What Do Retailers Need To Know Now About Data Privacy?

What Do Retailers Need To Know Now About Data Privacy?

Google’s announcement to block third-party cookies on Chrome has sent shockwaves through the eCommerce world. This news has compelled advertisers and brands to rethink their customer targeting strategies. Yet, this move is just another in a series of shifts by tech giants like Apple and Mozilla, prioritizing in-session or on-site data over third-party data gathering.

What implications does this transition hold for marketers, merchandisers, and online businesses striving to deliver personalized experiences to their customers?

To grasp the significance of the current landscape and to anticipate future trends in data privacy, let’s trace the path that led us here and discover next steps.

Historical Background and Trends in Data Privacy

According to Gartner, by 2024, 75% of the global population will fall under data privacy regulations, with Google’s cookie ban affecting over 3.2 billion individuals. The evolution of the data privacy landscape over the past five years has been profoundly influenced by the decisions and innovations of both corporations and governments alike.

In a nutshell, the era of data privacy is upon us, challenging marketers to adapt their strategies to this new paradigm.

In recent years, regulations surrounding data privacy have tightened significantly. Apple’s introduction of ITP 2.0 in 2018 marked a pivotal moment, favoring user session data over third-party information. Now, with Google’s decision to block third-party cookies, this approach to data privacy is becoming mainstream.

As we move further into 2024 and beyond, online brands will need to shift their focus to first-party data from their own customers and site visitors. This means relying less on third-party data collection and more on in-house, first-party insights for personalization efforts.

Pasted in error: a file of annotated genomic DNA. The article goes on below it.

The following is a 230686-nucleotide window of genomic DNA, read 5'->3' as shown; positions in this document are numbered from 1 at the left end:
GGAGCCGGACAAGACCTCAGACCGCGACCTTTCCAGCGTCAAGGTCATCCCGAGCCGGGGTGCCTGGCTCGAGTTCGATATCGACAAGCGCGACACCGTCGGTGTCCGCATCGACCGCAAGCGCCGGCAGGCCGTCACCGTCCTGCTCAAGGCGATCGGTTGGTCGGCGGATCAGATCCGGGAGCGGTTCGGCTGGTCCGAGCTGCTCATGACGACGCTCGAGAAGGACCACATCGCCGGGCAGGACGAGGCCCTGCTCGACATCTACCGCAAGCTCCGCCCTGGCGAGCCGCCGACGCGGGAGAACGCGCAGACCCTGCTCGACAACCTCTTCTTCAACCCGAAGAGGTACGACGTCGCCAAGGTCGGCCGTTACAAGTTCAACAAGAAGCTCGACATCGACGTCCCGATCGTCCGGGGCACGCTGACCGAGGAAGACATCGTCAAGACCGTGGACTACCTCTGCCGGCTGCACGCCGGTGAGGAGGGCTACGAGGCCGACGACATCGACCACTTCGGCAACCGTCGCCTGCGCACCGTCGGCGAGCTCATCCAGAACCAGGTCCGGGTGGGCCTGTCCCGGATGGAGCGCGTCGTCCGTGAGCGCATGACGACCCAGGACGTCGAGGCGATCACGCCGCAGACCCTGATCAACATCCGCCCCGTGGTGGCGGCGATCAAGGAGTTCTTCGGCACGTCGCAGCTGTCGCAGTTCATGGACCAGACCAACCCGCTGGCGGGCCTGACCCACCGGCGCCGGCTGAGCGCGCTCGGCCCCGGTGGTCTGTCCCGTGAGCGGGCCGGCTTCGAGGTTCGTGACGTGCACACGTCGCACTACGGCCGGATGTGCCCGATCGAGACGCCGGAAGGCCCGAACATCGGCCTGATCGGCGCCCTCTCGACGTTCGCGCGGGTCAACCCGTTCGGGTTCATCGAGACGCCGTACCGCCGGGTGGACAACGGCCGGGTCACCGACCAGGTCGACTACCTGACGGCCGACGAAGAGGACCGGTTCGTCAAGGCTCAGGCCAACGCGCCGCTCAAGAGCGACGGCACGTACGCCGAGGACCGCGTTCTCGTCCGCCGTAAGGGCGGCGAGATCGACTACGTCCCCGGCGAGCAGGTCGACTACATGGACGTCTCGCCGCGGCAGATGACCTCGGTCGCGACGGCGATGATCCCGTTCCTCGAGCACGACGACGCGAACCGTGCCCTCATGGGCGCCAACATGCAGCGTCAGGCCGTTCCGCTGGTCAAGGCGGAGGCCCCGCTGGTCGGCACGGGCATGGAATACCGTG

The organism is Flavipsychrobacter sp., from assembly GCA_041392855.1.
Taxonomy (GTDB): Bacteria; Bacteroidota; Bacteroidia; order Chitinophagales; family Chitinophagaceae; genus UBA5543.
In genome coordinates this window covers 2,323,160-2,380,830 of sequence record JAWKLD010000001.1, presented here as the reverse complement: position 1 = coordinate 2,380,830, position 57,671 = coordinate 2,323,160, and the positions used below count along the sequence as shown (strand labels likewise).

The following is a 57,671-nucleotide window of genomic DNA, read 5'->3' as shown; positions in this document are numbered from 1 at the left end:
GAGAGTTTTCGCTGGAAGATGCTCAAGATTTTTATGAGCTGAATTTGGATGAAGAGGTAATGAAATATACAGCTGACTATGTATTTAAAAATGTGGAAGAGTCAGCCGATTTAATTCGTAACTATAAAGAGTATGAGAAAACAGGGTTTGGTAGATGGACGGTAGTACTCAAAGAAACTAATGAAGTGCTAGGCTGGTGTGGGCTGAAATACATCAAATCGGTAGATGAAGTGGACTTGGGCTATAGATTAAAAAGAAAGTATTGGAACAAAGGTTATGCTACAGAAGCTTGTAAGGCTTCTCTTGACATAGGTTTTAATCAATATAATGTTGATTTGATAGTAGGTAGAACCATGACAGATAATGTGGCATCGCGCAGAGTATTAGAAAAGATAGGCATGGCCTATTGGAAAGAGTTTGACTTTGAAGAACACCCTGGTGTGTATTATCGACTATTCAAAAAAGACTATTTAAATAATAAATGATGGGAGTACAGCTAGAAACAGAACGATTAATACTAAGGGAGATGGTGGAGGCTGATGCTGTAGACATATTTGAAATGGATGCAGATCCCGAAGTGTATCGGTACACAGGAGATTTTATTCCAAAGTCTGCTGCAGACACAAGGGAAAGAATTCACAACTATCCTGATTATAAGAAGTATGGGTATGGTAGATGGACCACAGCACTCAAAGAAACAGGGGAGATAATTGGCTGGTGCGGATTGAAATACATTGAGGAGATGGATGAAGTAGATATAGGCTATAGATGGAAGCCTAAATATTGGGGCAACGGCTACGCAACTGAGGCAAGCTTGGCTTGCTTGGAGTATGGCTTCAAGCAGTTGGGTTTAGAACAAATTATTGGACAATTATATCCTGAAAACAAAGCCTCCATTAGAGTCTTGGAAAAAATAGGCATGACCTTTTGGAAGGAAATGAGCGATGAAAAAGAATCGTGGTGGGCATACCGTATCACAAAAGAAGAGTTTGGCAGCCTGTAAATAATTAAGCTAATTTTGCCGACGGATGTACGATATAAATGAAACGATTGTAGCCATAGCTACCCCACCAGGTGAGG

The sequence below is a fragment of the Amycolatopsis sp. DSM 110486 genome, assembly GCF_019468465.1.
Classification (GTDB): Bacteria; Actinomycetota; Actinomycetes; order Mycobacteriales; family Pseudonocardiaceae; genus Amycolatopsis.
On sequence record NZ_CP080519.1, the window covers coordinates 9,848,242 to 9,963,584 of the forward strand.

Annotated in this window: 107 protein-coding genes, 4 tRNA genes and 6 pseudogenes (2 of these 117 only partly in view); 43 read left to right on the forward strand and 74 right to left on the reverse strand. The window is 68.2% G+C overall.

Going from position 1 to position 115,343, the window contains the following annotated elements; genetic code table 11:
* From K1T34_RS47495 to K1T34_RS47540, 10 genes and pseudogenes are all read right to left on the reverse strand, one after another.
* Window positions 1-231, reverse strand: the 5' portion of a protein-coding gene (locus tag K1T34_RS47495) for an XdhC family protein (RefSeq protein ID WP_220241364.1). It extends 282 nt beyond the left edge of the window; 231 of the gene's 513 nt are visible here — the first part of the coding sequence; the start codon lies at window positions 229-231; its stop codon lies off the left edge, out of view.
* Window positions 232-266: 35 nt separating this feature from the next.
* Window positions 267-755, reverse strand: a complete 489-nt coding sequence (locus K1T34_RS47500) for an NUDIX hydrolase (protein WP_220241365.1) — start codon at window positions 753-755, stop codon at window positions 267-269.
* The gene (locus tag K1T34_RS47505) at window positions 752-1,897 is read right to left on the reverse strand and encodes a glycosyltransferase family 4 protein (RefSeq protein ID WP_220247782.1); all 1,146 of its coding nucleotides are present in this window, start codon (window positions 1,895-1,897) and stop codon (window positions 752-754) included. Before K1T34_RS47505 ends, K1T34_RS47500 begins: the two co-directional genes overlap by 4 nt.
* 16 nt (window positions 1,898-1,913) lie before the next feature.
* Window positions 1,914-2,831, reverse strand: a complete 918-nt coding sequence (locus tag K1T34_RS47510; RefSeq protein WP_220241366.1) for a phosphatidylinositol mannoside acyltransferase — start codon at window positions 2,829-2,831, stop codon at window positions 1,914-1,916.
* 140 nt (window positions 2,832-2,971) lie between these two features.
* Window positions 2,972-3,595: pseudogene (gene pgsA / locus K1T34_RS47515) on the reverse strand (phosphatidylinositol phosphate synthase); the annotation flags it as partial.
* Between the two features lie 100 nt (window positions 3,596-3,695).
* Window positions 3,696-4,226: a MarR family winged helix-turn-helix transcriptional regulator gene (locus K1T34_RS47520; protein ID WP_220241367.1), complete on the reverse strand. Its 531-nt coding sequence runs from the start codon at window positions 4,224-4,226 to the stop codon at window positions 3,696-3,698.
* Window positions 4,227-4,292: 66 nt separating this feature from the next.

However, it’s not just tech giants driving these changes. Governments worldwide are implementing regulations like GDPR and CCPA, further shaping the data privacy landscape.

What does data privacy mean for brands today?

The phasing out of third-party cookie support has got more than a few business and marketing leaders worried about how they can continue to personalization their on-site experience.

And it’s certainly true that online brands and retailers will be more constrained in the data that they can collect and store.

Two big issues that merchandisers and retailers must face include:

  • Limited Data Collection: With the phasing out of third-party cookie support, businesses will face constraints on the data they can gather and store. This includes the inability to use third-party cookies to track user behavior across the internet.
  • Reduced Availability of Third-Party Data: The shift towards session or site-specific data silos means less third-party data will be available for purchase. This poses a challenge for companies accustomed to using third-party data for targeted advertising and personalization efforts.

In essence, businesses must adapt to this new reality by prioritizing first-party data and refining their strategies for data collection and personalization.

Embracing these changes will be key to navigating the evolving landscape of data privacy and maintaining consumer trust in an increasingly regulated digital environment.

But, how can your brand prepare? Check out our guide, “Personalization in the Age of Data Privacy and Cookieless Commerce” for more information.

Personalization in the Age of Data Privacy and Cookieless Commerce

Google’s decision to block third-party cookies in its Chrome browser has caused a huge stir in eCommerce circles. What does this mean for your data?